Weekly Reflection

As part of my work as Manager, Campus Ministry for the University of Notre Dame Australia I write a weekly refection on the coming Sunday's Gospel and email it to all staff and students of the Fremantle Campus. This then is the weekly blog of those reflections, based on the Gospel readings for Sundays, as per the lectionary of the Roman Missal of Paul VI. Should these reflections find any readership whatsoever, I hope that it is edifying.
The title of my blog is taken from the English translation of Cardinal John Henry Newman's memorial epitaph, which was inscribed on his memorial plaque at the Birmingham Oratory.

Ex umbris et imaginibus in veritatem - Through Shadows and Images to Truth

Sunday, June 12, 2016

12 June - Eleventh Sunday of Ordinary Time

Gospel Luke 7:36-50
Who is this man…?

This is a question that continues to lurk at the heart of all those who come into contact with Jesus, or indeed who hear of him through another.
The Gospels contain a myriad of stories about Jesus, some fantastic, some seemingly mundane. He always manages to capture the attention of those around him, always he is a surprising presence. Somehow He manages to exceed all of our expectations in the most curious of ways.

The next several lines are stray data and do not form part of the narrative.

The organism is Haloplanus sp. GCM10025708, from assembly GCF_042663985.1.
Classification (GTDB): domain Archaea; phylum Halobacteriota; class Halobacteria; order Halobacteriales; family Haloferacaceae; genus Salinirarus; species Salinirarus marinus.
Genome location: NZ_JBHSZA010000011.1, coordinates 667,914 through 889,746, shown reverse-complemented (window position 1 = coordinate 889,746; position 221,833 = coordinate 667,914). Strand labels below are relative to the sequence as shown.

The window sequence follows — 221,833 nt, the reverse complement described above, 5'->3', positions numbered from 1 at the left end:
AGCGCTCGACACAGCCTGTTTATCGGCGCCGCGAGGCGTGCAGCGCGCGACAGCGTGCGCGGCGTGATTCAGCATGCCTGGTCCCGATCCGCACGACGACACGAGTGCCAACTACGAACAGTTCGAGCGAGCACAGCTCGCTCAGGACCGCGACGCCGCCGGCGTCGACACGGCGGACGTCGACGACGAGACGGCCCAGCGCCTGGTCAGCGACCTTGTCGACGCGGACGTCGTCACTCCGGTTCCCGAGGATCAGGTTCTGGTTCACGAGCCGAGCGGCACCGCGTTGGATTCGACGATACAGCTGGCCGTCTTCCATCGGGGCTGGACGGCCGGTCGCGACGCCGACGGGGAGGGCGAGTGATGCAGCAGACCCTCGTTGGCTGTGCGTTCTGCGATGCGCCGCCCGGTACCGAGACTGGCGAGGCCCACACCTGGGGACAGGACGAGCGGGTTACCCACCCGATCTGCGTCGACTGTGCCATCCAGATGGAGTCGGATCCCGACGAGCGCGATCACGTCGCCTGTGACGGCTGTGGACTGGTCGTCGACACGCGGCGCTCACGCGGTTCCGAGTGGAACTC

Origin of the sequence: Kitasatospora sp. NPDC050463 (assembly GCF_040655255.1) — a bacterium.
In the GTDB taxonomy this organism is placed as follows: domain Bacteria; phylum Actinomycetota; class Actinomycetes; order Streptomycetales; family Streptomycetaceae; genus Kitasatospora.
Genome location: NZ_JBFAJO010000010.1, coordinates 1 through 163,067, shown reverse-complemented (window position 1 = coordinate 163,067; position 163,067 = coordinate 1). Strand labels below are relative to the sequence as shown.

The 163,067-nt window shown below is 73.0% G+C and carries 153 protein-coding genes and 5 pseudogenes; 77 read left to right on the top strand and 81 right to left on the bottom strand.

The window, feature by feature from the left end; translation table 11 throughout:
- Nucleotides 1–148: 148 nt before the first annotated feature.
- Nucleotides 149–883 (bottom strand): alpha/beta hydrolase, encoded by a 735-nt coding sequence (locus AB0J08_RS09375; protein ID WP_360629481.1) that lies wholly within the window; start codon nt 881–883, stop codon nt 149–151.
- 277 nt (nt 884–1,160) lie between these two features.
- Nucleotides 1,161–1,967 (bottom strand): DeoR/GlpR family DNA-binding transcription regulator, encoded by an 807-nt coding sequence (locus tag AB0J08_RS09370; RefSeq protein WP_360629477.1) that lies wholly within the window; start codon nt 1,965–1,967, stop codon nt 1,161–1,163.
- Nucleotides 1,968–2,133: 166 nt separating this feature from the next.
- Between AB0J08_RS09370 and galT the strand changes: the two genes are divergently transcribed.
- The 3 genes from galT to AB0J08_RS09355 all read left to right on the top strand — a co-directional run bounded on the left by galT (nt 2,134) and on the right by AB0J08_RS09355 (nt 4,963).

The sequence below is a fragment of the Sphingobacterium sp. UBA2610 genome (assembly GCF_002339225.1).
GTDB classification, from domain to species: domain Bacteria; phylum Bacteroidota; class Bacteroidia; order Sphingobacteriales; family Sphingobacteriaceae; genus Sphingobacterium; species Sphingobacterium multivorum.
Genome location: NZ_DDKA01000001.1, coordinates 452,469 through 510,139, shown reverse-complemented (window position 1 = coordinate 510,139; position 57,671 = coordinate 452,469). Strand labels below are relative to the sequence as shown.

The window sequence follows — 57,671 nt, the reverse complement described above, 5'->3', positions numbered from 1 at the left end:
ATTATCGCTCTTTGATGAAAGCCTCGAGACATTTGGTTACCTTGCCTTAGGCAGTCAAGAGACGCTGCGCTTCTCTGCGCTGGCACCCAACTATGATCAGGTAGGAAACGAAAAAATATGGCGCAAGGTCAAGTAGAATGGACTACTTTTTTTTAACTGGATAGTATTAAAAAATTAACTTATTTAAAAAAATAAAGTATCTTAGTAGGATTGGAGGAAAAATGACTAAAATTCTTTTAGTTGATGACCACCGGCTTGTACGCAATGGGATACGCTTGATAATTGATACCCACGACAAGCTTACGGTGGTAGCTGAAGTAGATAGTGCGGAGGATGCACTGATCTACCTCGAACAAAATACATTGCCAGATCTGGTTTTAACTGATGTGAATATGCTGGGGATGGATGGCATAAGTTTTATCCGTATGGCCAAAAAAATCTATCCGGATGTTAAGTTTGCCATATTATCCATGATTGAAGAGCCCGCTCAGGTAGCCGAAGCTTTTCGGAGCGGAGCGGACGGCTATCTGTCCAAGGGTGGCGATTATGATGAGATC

Before him none can remain unmoved, and often his words and his presence spark an internal conflict within those who are there. His words, mysterious as they are awaken within his listeners the desire to hear more – despite at times their inability understand. In this I think of Andrew and John, in the opening chapter of John’s Gospel. They didn’t know him, never saw him before. ‘They follow behind Him timidly and stay there all afternoon to see him speak, because they didn’t really even understand what He said. It was so evident that that man said true things, even if they didn’t understand them, that after they left, they repeated to others what He had said as if they were their thoughts’ (Giussani, 53).
In today’s Gospel the Pharisees find the truth of Jesus, a truth unmistakably bound up in mercy, so confronting that they are scandalised. While they may not fully comprehend the meaning of the words that he speaks, their truth resounds in their hearts and they are convicted from within. It is right here that the freedom of each of us in engaged, and a choice is forced upon us – will we react like the woman who feels the strength of these words, and, moved to contrition, reaches out to receive them; or will we like the Pharisees reject them as asking too much of us?
‘Are we to fear the severity of these words, or rather have confidence in their salvific content, in their power?’ (JPII, 8 Oct. 1980)

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